We’ve all done it: you go on an incredible getaway, you want to capture EVERY LITTLE DETAIL of every single thing you see and every person you meet along the way. And then you get home and find yourself uploading 1,000+ images to your computer, and you’re so overwhelmed that you never even get around to choosing a batch of favorites to print and frame or immortalize in an album. Am I correct? You’ve done this? I thought so. Because that’s exactly how I used to shoot.
What I learned from years of over-shooting, and thus NEVER printing my work, is this: I was actually doing myself a disservice by taking as many photos as I did. There’s a difference between REMEMBERING a vacation, recalling how you felt, things you saw, conversations you had, and just reliving through your photos. Photos are meant to help us remember, don’t get me wrong, but sometimes, we get so caught up in taking photos that we forget to LIVE through an experience! It’s the same mentality that’s behind the unplugged wedding movement- we’re so focused on our technology that we’re missing out on life. I don’t want this to happen ever, but especially on a once-in-a-lifetime vacation, so here my favorite points when it comes to taking great travel photos:
1) Take your camera OFF of multi-shot mode. Professional photographers, I’m looking at you. How many times have you gone to take a photo of something beautiful, and instead of taking 1-2 frames, you fire off 5-7? It makes culling (sorting through) those images later on that much more of a bother, and creates another stumbling block between your photos and getting them printed!
2) Don’t take photographs of every single thing you see. The first time I visited London, I was so enamored with the variety of pub names that I thought it would be fun to take a photo of every pub we passed by. If you’ve never been to London, you should know that there are likely to be at least three pubs on any given street, meaning I spent the entire first day wandering through with a camera stuck to my face and I totally missed the EXPERIENCE of just being in London that day. And did I ever do anything with those pub photos? Nope.
3) Delete duds and outtakes as you go. This makes for fewer images to sort through when you finally get home, which will hopefully make it less of a daunting task and more of a joy!
4) Don’t be afraid to use your iPhone! There were plenty of sights in London during our most recent trip that I wanted to share with friends but didn’t necessarily want to spend a frame of film on. So I took a few shots on my iPhone and published them to Instagram, and that was that. There are companies like Artifact Uprising that do a superb job of getting Instagrams into albums, so it’s not like you’ll never be able those photos in print.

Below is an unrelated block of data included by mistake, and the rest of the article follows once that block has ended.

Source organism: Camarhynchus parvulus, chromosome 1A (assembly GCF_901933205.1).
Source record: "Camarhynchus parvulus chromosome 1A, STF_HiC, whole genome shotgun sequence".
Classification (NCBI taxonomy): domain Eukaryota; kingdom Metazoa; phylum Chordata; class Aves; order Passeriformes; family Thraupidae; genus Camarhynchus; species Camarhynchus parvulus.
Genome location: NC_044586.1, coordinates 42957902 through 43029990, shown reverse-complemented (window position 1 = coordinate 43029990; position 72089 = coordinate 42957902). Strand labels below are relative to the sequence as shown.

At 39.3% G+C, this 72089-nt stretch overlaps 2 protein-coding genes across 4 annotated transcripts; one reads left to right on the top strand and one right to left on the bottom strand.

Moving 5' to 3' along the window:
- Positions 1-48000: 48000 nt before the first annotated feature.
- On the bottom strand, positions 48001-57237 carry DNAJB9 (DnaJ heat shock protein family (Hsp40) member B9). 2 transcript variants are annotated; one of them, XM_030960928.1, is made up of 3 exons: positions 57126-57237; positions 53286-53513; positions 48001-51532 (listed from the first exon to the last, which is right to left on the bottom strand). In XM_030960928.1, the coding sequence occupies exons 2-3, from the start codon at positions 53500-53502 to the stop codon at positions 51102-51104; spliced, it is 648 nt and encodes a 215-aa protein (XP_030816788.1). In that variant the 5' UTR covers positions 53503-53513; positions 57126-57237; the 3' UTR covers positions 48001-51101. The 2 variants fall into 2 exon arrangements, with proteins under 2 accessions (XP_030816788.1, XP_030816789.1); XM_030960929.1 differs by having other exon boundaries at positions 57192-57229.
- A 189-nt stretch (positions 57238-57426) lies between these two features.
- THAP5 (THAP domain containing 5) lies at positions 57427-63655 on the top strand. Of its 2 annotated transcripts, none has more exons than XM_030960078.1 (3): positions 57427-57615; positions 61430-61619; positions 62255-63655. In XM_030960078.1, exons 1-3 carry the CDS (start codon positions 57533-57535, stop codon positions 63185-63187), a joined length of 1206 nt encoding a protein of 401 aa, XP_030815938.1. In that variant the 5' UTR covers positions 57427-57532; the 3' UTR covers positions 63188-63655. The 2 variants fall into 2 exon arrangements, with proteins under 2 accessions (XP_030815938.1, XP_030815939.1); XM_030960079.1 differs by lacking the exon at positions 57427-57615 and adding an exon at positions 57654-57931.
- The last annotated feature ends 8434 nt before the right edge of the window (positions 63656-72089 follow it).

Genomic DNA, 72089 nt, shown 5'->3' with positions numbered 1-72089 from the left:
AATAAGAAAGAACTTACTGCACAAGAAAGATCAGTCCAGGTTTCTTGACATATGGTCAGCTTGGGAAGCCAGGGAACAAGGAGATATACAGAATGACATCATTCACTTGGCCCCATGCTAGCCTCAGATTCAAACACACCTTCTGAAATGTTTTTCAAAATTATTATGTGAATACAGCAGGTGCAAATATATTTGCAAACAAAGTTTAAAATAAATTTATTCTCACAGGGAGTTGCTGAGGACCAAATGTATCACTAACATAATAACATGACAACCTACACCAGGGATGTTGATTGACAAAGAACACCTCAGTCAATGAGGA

5) Get some sort of non-touristy, non-obvious camera bag. I typically bring one of my Kelly Moore bags with me so that if I want to stash my camera away, it just looks like an ordinary purse. Anything that says “Canon,’ “Nikon,” “Sony,” etc. is just making you a target to pickpockets and thieves, which can be a bigger problem when you’re in a foreign country and are up against a language barrier as well.
6) Consider shooting film instead :). I know that’s not an option for everyone (I’m not suggesting you ditch your Nikon D700 for a 27-shot disposable Kodak), but if you have a film DSLR and know how to use it, consider taking that along. I know that when I’m in a beautiful location and have my 5dmk3, there’s a large portion of my brain that says “I can’t WAIT to show these off on my blog!” While there’s nothing wrong with that, I don’t want to shoot for my blog. I want to shoot for ME, for Matt, and for the stories we’ll one day tell our kids. Switching to film for all of my travel work has been so refreshing- I absolutely treasure our images from our trip last summer, and it’s because I wasn’t shooting for anything other than the joy of capturing something beautiful or interesting.
Shooting film also means I end up with substantially fewer images, with each of those images being intentional (since every click of my shutter costs about $2.00 with film costs and lab fees), so I’m much less tempted to take a photo of something that isn’t significant or truly incredible. Just to put things in perspective: I’ve been married for three years and haven’t made my wedding album yet from the 700+ images we received, but within 3 weeks of arriving home from Europe, I’d designed and ordered an album from the 250ish film scans I received back from the lab.
7) Don’t forget to ask someone to take your picture! Matt and I have four iPhone self-portraits, one photo taken in a road reflective mirror thing, and three images taken by our dear friend Angie. The ones from Angie are my favorites!
8) Make sure to print those puppies. I don’t care if that’s in the form of MPix, ShutterFly, or even (shudder) Target- just get those photos off your computer and into your hands.